An American Marriage
Newlyweds Celestial and Roy are the embodiment of both the American Dream and the New South. He is a young executive, and she is an artist on the brink of an exciting career. But as they settle into the routine of their life together, they are ripped apart by circumstances neither could have imagined. In this deft exploration of love, loyalty, race, justice, and both Black masculinity and Black womanhood in 21st century America, Jones achieves that most-elusive of all literary goals: the Great American Novel. Named an Oprah’s Book Club Selection.

An American Marriage Details

TitleAn American Marriage
Author
LanguageEnglish
ReleaseFeb 6th, 2018
PublisherAlgonquin Books
ISBN-139781616201340
Rating
GenreFiction, Contemporary, Audiobook

An American Marriage Review

  • Emily May
    January 1, 1970
    Much of life is timing and circumstance, I see that now. I know it's still early, but I've got a feeling this is going to be one of my favourite reads of 2018. It is a powerful, subtle, sad tale about the criminal justice system in America, and the personal, long-term consequences of its injustices.There's a lot of discussion, articles and fiction looking at race-based injustice in the prison system of the United States. Most of these focus on racial-profiling of young black men, and how juries Much of life is timing and circumstance, I see that now. I know it's still early, but I've got a feeling this is going to be one of my favourite reads of 2018. It is a powerful, subtle, sad tale about the criminal justice system in America, and the personal, long-term consequences of its injustices.There's a lot of discussion, articles and fiction looking at race-based injustice in the prison system of the United States. Most of these focus on racial-profiling of young black men, and how juries are more likely to convict a black man than a white man when presented with the same evidence. An American Marriage, though, does something a bit different. While race - specifically, being a black American - is one of the major pillars of the novel, it is not so much the focus as the stage on which this tale of love, marriage and loyalty plays out. Instead of looking at the injustice itself, the novel turns to the far-reaching consequences of it - how lives are turned upside down and relationships fall apart as a result. It is driven by complex and fascinating character drama, moving between the perspectives of the entirely non-white cast to create a character portrait that is both broad and deep.Roy is a hard-working, entrepreneurial black man who has clawed his way out of a working-class background, earned a scholarship to college, and married a middle-class artist, Celestial. Next step: starting a family together. Then, during a trip back home to Louisiana, Roy is accused and convicted of a crime he didn't commit.As the first person narrative gives way to an epistolary format during Roy's time in prison, we see how Roy's incarceration drives a wedge between him and Celestial. An American Marriage asks us to consider what it really means to be married, and whether there comes a point when loyalty can no longer be expected. We are ultimately reminded that injustices against innocent black men are injustices against many others - the wives or husbands, the mothers and fathers, and the friends who love them. Jones sheds a haunting light on the all-encompassing nature of racial injustice. It is extremely effective.Blog | Facebook | Twitter | Instagram | Youtube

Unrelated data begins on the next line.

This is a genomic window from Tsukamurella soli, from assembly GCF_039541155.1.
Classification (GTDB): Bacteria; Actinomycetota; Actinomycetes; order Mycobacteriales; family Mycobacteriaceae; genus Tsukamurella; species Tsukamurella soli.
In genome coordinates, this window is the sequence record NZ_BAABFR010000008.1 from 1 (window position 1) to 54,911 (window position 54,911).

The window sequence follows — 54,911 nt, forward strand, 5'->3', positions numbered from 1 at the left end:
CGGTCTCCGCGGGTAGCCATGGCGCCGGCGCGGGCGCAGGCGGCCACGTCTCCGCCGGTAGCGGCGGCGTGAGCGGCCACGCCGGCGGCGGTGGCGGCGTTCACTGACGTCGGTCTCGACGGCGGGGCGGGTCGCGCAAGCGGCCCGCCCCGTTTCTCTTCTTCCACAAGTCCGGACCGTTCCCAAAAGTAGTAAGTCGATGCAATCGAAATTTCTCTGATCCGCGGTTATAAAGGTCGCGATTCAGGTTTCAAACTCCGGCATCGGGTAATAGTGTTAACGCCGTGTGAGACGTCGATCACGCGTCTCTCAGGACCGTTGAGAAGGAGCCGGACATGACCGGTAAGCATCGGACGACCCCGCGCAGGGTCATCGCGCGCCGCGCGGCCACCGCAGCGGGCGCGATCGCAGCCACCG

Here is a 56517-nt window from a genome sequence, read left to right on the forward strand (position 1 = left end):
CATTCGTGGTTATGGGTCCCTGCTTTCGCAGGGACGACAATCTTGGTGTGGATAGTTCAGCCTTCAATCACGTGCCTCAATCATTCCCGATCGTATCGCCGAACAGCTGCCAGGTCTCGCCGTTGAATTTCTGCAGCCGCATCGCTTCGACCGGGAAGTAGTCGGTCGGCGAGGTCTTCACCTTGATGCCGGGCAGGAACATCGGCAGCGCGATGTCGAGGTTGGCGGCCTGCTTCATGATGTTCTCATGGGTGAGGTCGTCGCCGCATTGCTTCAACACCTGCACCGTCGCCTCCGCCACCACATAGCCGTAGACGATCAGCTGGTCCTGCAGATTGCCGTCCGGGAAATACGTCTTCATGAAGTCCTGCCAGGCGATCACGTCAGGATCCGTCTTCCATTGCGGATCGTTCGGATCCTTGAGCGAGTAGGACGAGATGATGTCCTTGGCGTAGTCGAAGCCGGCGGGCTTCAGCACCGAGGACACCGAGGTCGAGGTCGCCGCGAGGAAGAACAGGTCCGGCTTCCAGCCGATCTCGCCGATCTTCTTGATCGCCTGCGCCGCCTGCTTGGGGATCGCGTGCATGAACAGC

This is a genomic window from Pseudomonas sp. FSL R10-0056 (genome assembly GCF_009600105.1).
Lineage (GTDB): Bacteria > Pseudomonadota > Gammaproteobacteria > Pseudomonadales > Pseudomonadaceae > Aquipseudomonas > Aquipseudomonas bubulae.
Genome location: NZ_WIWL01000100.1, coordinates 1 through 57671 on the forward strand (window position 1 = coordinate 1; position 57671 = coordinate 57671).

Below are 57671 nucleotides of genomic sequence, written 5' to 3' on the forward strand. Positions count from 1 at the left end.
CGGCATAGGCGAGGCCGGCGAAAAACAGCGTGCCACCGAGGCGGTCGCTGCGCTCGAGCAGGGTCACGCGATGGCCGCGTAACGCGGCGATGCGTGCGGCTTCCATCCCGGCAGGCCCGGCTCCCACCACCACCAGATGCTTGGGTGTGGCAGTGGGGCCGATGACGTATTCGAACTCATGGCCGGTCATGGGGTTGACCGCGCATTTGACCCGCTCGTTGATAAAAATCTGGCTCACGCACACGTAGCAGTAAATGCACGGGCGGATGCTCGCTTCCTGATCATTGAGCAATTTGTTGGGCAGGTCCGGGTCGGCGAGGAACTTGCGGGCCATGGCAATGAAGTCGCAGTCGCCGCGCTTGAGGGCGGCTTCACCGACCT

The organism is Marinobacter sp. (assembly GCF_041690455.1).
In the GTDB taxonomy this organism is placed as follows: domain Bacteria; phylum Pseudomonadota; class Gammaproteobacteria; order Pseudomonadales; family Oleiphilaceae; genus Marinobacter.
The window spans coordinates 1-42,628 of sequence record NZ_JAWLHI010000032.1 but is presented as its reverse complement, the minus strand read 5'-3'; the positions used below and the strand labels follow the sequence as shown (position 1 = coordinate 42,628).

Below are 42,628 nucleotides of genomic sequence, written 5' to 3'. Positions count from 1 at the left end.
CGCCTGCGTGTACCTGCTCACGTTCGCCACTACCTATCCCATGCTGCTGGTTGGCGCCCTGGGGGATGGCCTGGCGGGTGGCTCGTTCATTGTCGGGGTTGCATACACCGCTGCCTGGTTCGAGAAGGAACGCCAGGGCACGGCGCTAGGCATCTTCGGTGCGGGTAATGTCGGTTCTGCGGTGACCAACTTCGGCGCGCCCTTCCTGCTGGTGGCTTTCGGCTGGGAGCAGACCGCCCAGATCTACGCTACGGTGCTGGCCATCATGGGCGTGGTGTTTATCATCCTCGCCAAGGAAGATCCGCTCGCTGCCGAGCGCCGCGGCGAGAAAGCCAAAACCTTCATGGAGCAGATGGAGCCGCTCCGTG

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  • Meredith
    January 1, 1970
    I can’t say that I loved An American Marriage. What I can say, is that it made me think deeply about human nature, love, and, of course, marriage. This is a thought-provoking, well-written, depth-filled character study about a marriage on the brink. Celestial and Roy, a young couple from Atlanta, have been married for just over a year when Roy is arrested and sentenced to 12 years in jail. Will their marriage survive their separation or will they be able to withstand Roy’s incarceration? The b I can’t say that I loved An American Marriage. What I can say, is that it made me think deeply about human nature, love, and, of course, marriage. This is a thought-provoking, well-written, depth-filled character study about a marriage on the brink. Celestial and Roy, a young couple from Atlanta, have been married for just over a year when Roy is arrested and sentenced to 12 years in jail. Will their marriage survive their separation or will they be able to withstand Roy’s incarceration? The bulk of the story focuses on a love triangle between Roy, Celestial, and Celestial’s childhood friend, Andre. In addition to romantic love and marriage, themes of motherhood and fatherhood, race, class, and tradition also play prominent roles. Told in alternating point of views, as well as through letters, the devolution of Roy and Celestial’s marriage is revealed through their letters. Some of the events are hard to read, and at times, made me a little uncomfortable. This is not a pretty read, nor is it one that is filled with action. What it does have are three very real, well-drawn out characters who are struggling with both the choices that they have made and not being able to change what they cannot control. I felt their pain, their emotions permeate the pages, and even though I didn’t always agree with them, I understood their choice(s). The ending felt authentic and while some might not like the way how things play out, I was satisfied. This is a credit to Jones who paints an honest picture of the characters and events that occur.
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  • Ashley
    January 1, 1970